On December 8, 1977, Sister Alicia Domon and Sister Leonie Duquet, French sisters, Religious of the Foreign Missions, were disappeared, with twelve other women, as they left the church of Santa Cruz in BuenosAires. These sisters had been working in solidarity with the families of the disappeared in Argentina, 1977.
These women lived among the poor and were examples of the accompaniment that evangelizes that Pope Francis writes about in his recent Apostolic Exhortation, The Joy of the Gospel, ¶ 24.
Sister Alicia explained why she did what she did:
“We did not go to the villa miseria [the shantytown] to tell people what they should do but to help one another to share the good and evil in life by taking ourselves as we were. We receive a great deal, perhaps more than we give.”
She and Sister Leonie and many others, especially women religious, are examples of what Pope Francis described
An evangelizing community gets involved by word and deed in people’s daily lives; it bridges distances, it is willing to abase itself if necessary, and it embraces human life, touching the suffering flesh of Christ in others. Evangelizers thus take on the “smell of the sheep” and the sheep are willing to hear their voice. An evangelizing community is also supportive, standing by people at every step of the way, no matter how difficult or lengthy this may prove to be. It is familiar with patient expectation and apostolic endurance.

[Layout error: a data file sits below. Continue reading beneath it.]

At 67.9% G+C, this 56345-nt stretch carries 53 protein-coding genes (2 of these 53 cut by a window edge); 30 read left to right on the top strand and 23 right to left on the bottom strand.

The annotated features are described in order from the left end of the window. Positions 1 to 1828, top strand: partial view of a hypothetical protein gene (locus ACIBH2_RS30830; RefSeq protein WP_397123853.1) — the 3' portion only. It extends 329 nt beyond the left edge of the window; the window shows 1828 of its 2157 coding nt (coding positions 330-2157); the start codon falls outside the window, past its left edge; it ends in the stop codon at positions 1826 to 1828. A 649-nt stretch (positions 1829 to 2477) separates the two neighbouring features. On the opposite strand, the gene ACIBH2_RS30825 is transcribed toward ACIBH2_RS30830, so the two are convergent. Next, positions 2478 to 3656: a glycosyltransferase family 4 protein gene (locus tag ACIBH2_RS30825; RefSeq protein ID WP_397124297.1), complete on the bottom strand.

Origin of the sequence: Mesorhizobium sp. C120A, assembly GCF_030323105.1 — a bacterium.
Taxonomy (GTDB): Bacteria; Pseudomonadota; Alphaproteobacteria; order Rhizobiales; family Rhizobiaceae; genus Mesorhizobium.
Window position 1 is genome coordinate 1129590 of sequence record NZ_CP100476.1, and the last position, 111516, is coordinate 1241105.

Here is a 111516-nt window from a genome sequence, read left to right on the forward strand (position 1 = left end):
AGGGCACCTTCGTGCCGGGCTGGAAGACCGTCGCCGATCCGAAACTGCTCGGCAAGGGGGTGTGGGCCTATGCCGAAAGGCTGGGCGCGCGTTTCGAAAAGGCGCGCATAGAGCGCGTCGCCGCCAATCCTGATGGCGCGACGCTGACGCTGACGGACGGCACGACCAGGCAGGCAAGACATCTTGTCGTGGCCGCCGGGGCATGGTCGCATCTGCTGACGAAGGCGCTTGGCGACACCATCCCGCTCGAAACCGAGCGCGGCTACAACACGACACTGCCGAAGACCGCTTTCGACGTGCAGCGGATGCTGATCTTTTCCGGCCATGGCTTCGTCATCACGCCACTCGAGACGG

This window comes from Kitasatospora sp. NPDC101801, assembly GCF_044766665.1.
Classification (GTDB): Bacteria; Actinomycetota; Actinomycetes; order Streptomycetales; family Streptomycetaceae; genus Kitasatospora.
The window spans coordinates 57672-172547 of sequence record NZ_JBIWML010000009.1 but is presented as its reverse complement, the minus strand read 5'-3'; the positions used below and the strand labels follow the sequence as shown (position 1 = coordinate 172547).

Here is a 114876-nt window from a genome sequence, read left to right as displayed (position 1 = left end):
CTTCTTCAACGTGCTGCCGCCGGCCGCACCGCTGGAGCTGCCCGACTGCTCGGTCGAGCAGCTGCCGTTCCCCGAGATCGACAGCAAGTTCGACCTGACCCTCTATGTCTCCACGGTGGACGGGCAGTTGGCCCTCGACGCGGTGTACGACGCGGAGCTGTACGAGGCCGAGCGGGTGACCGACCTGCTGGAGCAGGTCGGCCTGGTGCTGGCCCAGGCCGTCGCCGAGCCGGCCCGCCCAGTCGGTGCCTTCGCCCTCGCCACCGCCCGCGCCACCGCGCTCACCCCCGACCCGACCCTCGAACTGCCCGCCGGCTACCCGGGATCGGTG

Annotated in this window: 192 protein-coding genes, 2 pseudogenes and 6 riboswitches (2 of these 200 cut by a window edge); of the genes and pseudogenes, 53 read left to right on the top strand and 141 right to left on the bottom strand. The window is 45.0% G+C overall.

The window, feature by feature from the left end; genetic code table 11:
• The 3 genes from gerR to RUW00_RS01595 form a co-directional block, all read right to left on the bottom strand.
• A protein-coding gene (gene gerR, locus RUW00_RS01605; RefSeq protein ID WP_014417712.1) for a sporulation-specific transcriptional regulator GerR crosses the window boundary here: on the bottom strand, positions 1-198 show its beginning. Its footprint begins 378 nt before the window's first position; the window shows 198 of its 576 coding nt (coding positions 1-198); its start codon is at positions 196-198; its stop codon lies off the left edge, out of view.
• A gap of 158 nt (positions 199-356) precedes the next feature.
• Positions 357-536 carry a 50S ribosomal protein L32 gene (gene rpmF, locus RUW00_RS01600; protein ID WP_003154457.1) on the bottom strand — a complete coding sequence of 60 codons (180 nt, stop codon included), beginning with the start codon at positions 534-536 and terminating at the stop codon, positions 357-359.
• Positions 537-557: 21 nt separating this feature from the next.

In her standing with the families of the disappeared, Sister Alicia saw her solidarity in terms of her faith:
“I feel in communion with so many families suffering the drama of the disappearances. We seek an answer from the Lord in the light of the Gospel. I am deeply convinced that this situation of passion is united to that of Christ and it preceded the resurrection.”
Pope Francis’s words might have been written about these modern martyrs – these French sisters in Argentina in 1977, the US women killed in El Salvador in 1980, Sister Dorothy Stange killed in the Brazilian Amazon, and thousands of women (and men) killed because they stood with the poor. They evangelized by their lives, being faith disciples, as Pope Francis might say:
The disciple is ready to put his or her whole life on the line, even to accepting martyrdom, in bearing witness to Jesus Christ, yet the goal is not to make enemies but to see God’s word accepted and its capacity for liberation and renewal revealed.
May their witness of accompaniment and their courage in the face of opposition move us to be evangelizers who stand with all those in need.